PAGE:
Home » The Base Hyundai Ioniq 6 Probably Isn’t The One You Want

The Base Hyundai Ioniq 6 Probably Isn’t The One You Want

Ioniq 6 Price Topshot

With Tesla-beating headline range figures and distinctive streamlined styling, the electric Hyundai Ioniq 6 is causing a bit of a stir before we even knew exactly how much it cost. Well, pricing is now out and while it’s quite good, the entry-level trim likely isn’t what you want.

2024 Hyundai Ioniq 6 Electric Car 8

Let’s start with the base Ioniq 6 model, the SE RWD Standard Range. While offering 240 miles of range—not great these days, but not bad either—from a 53 kWh battery pack should equate to roughly 4.53 mi/kWh, this won’t be a particularly quick trim level. Power output is a rather disappointing 149 horsepower, which means this $42,715 (including a freight charge of $1,115) EV won’t be challenging Tesla Model 3s to drag races anytime soon.

No zero to 60 mph times are available yet on the SE RWD Standard Range, but given that output and the typical EV weight penalty, it probably won’t be amazing.

However, even that 53 kWh base model comes with a vast array of kit. Heated seats, navigation, driver’s lumbar support, rear seat air vents, a hands-free trunk release, heated mirrors, and a litany of advanced driver assistance systems round out a rather thoughtful package. Expect this one to be a big hit with cab operators who want something cheap with an 800-volt high-voltage architecture for seriously rapid charging.

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Spend an extra $3,900 and you get the Ioniq 6 you really want, the range champion SE RWD Long Range. Battery pack capacity sees a bump to 77.4 kWh, horsepower jumps to 225, and range is a gargantuan 361 miles. With a little bit of math, we end up with theoretical efficiency of 4.66 mi/kWh, outstanding stuff for a $46,615 electric car. What’s more, SE Long Range models add a heat pump, great for keeping the cabin warm on cool autumn days without taxing range too much.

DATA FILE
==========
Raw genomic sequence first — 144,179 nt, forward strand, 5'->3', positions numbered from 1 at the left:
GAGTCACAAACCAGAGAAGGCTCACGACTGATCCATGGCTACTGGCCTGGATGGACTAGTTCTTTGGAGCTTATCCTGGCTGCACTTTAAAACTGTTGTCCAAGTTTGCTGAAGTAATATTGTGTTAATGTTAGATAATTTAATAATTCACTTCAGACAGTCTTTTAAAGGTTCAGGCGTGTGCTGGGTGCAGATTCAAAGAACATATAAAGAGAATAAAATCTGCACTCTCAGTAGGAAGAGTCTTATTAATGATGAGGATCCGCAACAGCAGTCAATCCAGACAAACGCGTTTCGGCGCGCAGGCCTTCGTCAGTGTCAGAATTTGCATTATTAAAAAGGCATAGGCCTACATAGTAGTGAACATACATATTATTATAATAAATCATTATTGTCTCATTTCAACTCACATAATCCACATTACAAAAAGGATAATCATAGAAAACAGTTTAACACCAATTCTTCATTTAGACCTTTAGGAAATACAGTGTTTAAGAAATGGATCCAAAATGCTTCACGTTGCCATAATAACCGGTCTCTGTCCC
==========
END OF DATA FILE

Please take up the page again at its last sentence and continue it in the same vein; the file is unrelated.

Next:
Next up the rung is the $50,115 SE AWD Long Range which trades 45 miles of range for a robust 95 horsepower bump and the four-season traction of dual electric motors. In other words, this is the quick one. Not only is 316 miles of range still acceptable for a mid-priced EV, 320 horsepower means that this thing should move out in a hurry.

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As we move further up the range to the Ioniq 6 SEL RWD, a caveat starts to show. Those lovely 20-inch wheels you see in all the press photos chop range down to 305 miles on rear-wheel-drive long-range models. Yes, that’s a 56-mile reduction in range just due to a change in rolling stock. Granted, the SEL RWD should feature more amenities than the SE Long Range RWD at a reasonable $2,200 price bump, but an option for the smaller 18-inch wheel and tire package on this model would be nice.

Still, at least its $48,815 price tag clocks in at under $50,000, and this trim does add some nice kit. In addition to those large wheels, SEL models get faux-leather seating, a wireless phone charger, an auto-dimming rear-view mirror, speed-sensitive ambient lighting, and digital key functionality.

If you want an all-wheel-drive SEL, the range takes another hit to 270 miles. Granted, 320 horsepower is pretty great, but given the sorry state of public charging infrastructure, 300 miles of range shouldn’t be an unreasonable demand from a $52,315 electric car that isn’t explicitly focused on performance.

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Range figures for the $53,715 Limited RWD and $57,215 Limited AWD models are identical to those for the SEL RWD and SEL AWD models respectively, but I can see certain consumers being able to more easily justify the drop in range if they get all the features. These trims get a big step up in toy count including a glass roof, an in-cabin vehicle-to-load power socket, remote parking, a heated steering wheel, ventilated front seats, and a Bose stereo.

Upon first glance, the pick of the Ioniq 6 range appears to be the SE RWD Long Range. At $46,615, it’s only $2,235 more expensive than a rear-wheel-drive Tesla Model 3, offers 89 extra miles of range, and still offers loads of useful features. However, the Tesla will qualify for a tax credit of up to $7,500 under the new rules in the U.S.; the South Korean-built Ioniq 6 will not. Govern yourselves accordingly.